Since he was absent from Iowa and living in Mexico – according to his obituary – probably between 1942 and 1947, it made Michelle, Sandy, and I wonder if our Harold M. Konzen is the same as the Harold M. Konzen in the Arizona Republic? “Grand Jury Presents 11 Indictments Here.  Nine open and two secret indictments were presented for action of the Phoenix branch of the U. S. District Court by the federal grand jury which closed its two-day session here yesterday.  Among the alleged offenses for which men will be held for court action here are two Dyer act cases, a rape charge and a white slave traffic act violation.  Harold M. Konzen and John Turner were indicted for allegedly transporting a woman from El Paso to Jerome in September in violation of the Mann act.”

23 Nov 1946 issue of the Arizona Republic

23 Nov 1946 issue of the Arizona Republic

“Mann Act Trial Opens.  Testimony on behalf of the defense will be resumed in U. S. District Court today when the trial of Harold M. Konzen and John Turner, Albuquerque, N. M., on charges of violating the white slave traffic act, enters its second day before Judge Dave W. Ling.  The government’s evidence, intended to prove that the defendants transported a young Mexican girl from El Paso, Tex., to Jerome for immoral purposes, was presented yesterday by four witnesses.  Maria Garcia Carrillo, native of Juarez, Mex., testified, through an interpreter, that she made the trip with the men.  Others called to the stand by E. R. Thurman, prosecutor, were Jesus Puentes-Nava, Juarez cab driver who allegedly introduced the principals; Fred N. Thomas, border patrolman, and William B. O’Mahoney of the Federal Bureau of Investigation.  Bertha Cooper, serving a sentence in Arizona State Prison on conviction of operating a house of prostitution, was the first witness called for Turner.”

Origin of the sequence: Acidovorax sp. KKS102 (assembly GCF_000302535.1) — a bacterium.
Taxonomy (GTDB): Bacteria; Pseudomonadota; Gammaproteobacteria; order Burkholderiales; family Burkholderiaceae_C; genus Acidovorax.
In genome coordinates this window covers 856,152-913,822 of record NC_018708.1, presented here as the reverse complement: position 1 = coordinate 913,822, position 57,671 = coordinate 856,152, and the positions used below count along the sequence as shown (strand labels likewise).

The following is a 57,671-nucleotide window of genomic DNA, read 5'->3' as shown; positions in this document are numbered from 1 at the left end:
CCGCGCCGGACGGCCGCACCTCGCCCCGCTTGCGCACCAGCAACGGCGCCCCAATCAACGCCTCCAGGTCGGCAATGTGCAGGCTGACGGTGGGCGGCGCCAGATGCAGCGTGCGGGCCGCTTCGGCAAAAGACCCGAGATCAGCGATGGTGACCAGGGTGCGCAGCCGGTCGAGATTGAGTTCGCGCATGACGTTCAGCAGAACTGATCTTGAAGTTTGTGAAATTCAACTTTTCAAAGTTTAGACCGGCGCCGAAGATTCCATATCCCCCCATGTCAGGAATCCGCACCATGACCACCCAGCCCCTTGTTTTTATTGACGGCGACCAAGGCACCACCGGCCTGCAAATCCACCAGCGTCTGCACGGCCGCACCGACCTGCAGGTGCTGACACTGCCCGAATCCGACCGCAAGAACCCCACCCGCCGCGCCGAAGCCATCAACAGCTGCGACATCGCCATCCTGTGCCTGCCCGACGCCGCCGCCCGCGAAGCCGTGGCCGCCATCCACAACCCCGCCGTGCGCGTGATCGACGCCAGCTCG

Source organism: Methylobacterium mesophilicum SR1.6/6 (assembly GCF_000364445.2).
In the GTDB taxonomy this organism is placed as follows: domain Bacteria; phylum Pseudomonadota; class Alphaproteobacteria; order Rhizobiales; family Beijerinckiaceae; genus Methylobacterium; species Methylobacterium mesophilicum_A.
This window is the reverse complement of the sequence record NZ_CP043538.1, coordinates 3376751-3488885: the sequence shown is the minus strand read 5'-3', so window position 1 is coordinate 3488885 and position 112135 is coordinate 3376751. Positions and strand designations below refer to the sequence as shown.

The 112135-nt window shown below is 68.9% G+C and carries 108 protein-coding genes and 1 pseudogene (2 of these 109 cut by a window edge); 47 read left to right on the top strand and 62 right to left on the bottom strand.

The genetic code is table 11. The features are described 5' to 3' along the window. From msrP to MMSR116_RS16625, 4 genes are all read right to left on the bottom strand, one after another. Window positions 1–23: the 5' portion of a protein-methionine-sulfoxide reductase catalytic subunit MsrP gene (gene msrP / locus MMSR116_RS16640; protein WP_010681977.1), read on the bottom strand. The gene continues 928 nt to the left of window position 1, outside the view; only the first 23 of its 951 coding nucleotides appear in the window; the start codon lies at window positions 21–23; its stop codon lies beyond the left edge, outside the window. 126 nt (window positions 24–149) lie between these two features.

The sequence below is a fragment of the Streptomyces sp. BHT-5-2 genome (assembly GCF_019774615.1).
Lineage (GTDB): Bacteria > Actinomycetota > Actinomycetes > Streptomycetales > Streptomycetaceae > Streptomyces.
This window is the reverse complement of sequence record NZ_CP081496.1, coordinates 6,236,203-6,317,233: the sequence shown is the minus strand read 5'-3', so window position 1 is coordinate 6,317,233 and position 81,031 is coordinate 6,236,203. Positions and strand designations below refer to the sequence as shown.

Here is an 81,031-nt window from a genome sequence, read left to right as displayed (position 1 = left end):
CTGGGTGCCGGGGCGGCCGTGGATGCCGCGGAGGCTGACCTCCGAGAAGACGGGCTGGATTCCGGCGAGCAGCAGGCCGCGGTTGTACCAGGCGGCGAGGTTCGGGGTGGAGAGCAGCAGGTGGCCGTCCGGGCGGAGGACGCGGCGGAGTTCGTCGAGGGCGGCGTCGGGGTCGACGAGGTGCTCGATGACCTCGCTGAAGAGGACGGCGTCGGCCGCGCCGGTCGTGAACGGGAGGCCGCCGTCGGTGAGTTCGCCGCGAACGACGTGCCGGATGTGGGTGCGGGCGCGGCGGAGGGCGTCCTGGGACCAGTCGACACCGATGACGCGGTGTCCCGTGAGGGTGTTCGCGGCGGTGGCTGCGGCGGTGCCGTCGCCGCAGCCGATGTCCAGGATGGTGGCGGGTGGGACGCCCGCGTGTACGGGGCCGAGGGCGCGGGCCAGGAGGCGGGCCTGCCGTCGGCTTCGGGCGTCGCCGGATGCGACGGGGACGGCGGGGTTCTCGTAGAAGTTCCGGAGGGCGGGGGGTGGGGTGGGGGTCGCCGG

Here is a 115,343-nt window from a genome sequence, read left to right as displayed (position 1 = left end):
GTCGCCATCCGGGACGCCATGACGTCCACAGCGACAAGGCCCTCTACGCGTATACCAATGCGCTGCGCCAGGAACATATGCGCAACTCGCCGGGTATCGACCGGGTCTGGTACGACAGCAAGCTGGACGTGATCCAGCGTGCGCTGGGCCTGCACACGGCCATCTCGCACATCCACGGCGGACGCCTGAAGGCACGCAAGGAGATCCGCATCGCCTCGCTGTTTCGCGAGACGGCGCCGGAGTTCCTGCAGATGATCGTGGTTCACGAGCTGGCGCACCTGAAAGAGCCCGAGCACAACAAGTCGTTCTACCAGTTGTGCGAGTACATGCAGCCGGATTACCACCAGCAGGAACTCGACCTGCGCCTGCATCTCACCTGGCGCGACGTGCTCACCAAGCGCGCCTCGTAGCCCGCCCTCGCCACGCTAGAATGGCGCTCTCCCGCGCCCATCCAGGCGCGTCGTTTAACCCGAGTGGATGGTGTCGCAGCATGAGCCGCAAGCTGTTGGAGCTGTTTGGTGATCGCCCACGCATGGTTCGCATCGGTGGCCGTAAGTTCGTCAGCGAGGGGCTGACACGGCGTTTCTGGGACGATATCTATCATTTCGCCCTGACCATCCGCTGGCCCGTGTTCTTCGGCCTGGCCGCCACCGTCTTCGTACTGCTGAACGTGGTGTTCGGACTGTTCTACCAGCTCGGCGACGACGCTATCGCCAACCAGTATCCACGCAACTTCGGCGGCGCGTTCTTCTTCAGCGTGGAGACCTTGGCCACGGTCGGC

23 Nov 1946 issue of the Arizona Republic

5 Feb 1947 issue of the Arizona Republic

In my opinion, the Harold M. Konzen in the Arizona Republic articles is more than just a black sheep.  I don’t know if that Harold M. Konzen is the same person as our Harold, but it does seem very possible.  Maybe we’ll eventually find enough information to prove one way or another.  Until then I’ll choose to think of our Pinky as just a black sheep.

Photos from the Past

My family is planning a mini-reunion this summer, with my aunts, uncles, and cousins getting together. In anticipation, I’ve been scanning old family photos borrowed from an uncle. Some of these photos I’ve seen before and some of these I’ve never seen before. I’ve even found my grandma Yvonne Sumner Konzen’s high school yearbook. Who knew that they had yearbooks in small-town Minnesota in 1937!? I had no idea that my grandma was in the Drama club or that her high school nickname was Bonnie.